The results of the application of these objective classification criteria to several independently predetermined rain regimes in Darwin have shown that better organized rain systems have smaller ΔrZ and larger BBF. Similarly, smaller ΔrZ and larger BBF were also observed from maritime rain cloud systems, as compared to continental rain cloud systems with the same degree of organization. Continental rain cloud systems, regardless of their degree of organization, have larger depths, as expressed by E1.

The results suggest that ΔrZ BBF, and E1 can be used in an automated way over small domains, of the order of 100 km2, for the classification of the rain types into physically meaningful regimes. The classification by E1 is particularly useful for rainfall estimation by area-time integral techniques; ΔrZ is useful in assessing the bias errors of rainfall measurements by remote sensing, which are due to partial beam filling. The classification by BBF is useful for assessing the convective-stratiform partitioning of the rainfall volume. Our calculations suggest that previous estimates of the amount of stratiform rainfall in the Tropics may have been too large, by up to afactor of 2.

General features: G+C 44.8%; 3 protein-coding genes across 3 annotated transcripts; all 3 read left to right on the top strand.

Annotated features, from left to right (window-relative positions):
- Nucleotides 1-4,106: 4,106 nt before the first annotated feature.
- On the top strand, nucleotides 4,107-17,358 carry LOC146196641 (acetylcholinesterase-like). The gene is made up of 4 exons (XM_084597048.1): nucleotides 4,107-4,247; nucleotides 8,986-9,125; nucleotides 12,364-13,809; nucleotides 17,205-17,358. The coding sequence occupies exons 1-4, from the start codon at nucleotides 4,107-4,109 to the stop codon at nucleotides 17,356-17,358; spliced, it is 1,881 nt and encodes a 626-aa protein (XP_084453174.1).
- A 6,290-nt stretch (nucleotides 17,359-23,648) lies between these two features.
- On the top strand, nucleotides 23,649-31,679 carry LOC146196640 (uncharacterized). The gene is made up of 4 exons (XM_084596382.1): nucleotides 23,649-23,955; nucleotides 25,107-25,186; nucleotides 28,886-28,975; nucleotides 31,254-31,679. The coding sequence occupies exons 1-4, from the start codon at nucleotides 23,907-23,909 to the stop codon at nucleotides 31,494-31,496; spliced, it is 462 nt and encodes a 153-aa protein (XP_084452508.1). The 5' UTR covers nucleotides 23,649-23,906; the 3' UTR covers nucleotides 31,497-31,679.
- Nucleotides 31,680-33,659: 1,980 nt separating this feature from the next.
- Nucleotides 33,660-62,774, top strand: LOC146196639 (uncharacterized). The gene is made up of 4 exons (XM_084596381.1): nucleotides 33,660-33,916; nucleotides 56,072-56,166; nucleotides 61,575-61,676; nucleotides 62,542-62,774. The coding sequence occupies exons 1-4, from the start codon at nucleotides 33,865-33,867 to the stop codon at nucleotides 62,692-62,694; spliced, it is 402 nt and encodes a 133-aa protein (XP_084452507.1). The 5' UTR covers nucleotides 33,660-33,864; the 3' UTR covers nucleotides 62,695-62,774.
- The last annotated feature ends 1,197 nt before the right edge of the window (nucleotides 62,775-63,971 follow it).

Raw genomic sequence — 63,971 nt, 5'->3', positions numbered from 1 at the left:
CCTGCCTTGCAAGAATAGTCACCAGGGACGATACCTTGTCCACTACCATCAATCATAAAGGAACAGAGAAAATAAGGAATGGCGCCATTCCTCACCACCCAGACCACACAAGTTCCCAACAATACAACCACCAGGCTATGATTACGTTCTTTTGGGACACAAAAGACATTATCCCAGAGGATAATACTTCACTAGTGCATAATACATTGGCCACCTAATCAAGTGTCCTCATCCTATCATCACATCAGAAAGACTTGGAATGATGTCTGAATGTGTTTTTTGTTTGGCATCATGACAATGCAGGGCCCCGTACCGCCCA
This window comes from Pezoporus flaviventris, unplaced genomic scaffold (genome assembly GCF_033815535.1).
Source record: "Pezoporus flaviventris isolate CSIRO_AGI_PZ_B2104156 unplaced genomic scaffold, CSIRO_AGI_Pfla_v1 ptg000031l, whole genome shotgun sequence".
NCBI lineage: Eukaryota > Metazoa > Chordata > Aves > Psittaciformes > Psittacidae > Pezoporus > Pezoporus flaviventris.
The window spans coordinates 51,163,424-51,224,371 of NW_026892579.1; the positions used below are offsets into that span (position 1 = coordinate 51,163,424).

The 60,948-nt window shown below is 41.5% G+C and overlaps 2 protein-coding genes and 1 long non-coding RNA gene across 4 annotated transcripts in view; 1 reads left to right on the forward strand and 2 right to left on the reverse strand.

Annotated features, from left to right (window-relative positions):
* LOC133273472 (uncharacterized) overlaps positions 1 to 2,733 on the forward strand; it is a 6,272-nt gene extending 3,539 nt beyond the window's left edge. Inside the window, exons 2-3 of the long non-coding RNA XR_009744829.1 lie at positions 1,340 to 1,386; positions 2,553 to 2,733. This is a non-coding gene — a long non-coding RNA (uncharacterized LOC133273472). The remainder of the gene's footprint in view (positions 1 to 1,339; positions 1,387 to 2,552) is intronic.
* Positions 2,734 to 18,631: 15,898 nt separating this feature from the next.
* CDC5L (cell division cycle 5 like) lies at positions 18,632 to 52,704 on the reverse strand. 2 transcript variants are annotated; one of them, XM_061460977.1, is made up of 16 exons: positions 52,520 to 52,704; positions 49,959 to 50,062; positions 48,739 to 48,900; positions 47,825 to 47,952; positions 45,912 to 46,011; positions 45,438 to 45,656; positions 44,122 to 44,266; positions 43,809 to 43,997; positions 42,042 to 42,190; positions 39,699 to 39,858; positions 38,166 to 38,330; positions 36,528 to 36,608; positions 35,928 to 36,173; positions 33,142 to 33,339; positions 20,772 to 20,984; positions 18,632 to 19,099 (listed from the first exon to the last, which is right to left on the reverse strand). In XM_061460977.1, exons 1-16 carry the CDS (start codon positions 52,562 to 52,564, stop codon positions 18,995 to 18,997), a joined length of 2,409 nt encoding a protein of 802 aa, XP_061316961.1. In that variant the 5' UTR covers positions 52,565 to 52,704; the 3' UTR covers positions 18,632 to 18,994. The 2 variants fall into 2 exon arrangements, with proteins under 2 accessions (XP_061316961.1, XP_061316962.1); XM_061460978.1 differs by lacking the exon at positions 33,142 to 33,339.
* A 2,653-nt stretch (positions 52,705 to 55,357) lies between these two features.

The rainfall analyses presented in this study are based exclusively on rain gauge measurements, while radar information was used only to classify the individual gauge measurements.